I have always been intrigued by this tart and just couldn’t get my head around the fact that the filling only included two ingredients. I just didn’t think that it was possible that the tart would set as they were no eggs or thickening agents such as cornflour or even plain flour to help it along.
As far as I was concerned it couldn’t possibly work! But….it DOES! The only thing that I can put this down to is the fact that the muscovado sugar and evaporated milk have to be beaten together for a considerable time before being poured into the pastry case to be baked. I presume some manner of chemical reaction takes place after all that beating, which results in a stabilisation of the two ingredients allowing it to “set” when baked in the oven.
Tradition has it, that the tart gets its name from the fact that it was first served to some hungry gipsy children during the First World War, by a woman who only had very basic ingredients in her house due to food rationing that was introduced because of the War. As with the origins of so many recipes, we cannot be absolutely certain of the accuracy of the stories that build up, but there is no disputing the fact that despite the richness of this tart it has remained popular over the years.
It is really important to ensure that you use dark brown muscovado sugar as substitutes will not create the same effect.
This is sweet… VERY sweet and I recommend serving it in thin enough slivers, but it does taste delicious and looks very beautiful when it comes out of the oven; with its gilt like surface which gives way to a dark brown fudgy centre when you cut in to it.
200g plain flour
1tblsp icing sugar
120g butter, chilled and diced
1 large egg yolk
200g dark brown muscovado sugar
200g evaporated milk
1. Sift the flour and icing sugar into a large bowl. Rub in the diced butter until the mixture resembles breadcrumbs. Add the egg yolk and sprinkle in the water and using a fork, or your hands mix until the mixture comes together to form a dough.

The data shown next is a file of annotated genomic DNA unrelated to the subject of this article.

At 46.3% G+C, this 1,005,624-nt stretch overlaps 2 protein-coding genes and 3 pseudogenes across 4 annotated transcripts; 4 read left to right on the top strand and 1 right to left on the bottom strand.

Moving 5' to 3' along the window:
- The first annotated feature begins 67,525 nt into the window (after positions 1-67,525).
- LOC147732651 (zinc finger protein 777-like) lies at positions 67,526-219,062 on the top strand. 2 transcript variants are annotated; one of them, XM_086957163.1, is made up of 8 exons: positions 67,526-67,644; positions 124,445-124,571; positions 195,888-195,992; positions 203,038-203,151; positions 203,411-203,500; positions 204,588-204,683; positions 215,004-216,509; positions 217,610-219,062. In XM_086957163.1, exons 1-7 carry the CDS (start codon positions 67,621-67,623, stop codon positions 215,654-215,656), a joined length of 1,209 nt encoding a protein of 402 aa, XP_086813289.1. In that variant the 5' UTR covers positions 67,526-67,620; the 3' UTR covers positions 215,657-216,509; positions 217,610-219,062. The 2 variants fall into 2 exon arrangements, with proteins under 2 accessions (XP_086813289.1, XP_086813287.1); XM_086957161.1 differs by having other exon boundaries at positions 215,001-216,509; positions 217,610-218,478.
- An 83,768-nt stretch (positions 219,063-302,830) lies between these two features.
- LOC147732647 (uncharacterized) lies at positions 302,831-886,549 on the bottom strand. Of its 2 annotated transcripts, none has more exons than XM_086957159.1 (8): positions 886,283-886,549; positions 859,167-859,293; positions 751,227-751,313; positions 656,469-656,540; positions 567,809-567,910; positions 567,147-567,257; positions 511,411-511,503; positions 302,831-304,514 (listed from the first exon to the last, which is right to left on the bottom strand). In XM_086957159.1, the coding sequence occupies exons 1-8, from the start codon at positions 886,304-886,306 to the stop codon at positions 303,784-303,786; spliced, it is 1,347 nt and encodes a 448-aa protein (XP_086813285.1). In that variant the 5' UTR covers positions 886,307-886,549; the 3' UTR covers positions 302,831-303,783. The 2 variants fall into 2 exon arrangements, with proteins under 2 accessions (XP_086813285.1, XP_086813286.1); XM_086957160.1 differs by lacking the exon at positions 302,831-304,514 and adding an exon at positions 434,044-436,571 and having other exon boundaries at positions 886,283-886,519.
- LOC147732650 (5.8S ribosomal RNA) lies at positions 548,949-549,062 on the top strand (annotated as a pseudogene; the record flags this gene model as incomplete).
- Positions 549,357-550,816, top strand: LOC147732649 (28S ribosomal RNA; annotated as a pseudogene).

2. Tip the dough out onto a lightly floured work-surface and knead briefly and shape into a ball. Wrap the dough in cling-film and place in the fridge for about half an hour to rest.
3. Preheat oven to 180C/Fan Oven 160C/Gas Mark 4. Grease a 5cm deep, 23cm round fluted tart tin (with a removable base) with a little butter. Using a rolling pin, roll out the pastry dough in a circle large enough to fit into the prepared tart tin and to a thickness of about 4mm. Use to line the bottom and sides of the prepared tin. Cover the pastry with a sheet of crumple non-stick baking parchment and then fill with baking beans. Bake in the pre-heated oven for 12-15 minutes. Remove the parchment paper and baking beans and then bake for a further 5 minutes. Any pastry off-cuts can be used to cut out shapes to decorate the pie or, as would traditionally be the case to make a lattice pastry topping for the tart.
4. Remove from the oven and set aside to cool down slightly while you make the filling.
Filling:5. Put the muscovado sugar and evaporated milk into a large bowl and using a hand-held electric mixer, beat together for 10 minutes at a high speed until the mixture has slightly increased in volume and is a creamy caramel colour. Carefully pour into the prepared pastry case and bake in the pre-heated oven for 12-15 minutes until the surface is set. Remove from the oven… It may still have a slight wobble, but the tart will continue cooking as it cools, so this is perfectly normal. Allow to cool in the tin. Serve at room temperature with a dollop of crème fraîche if liked.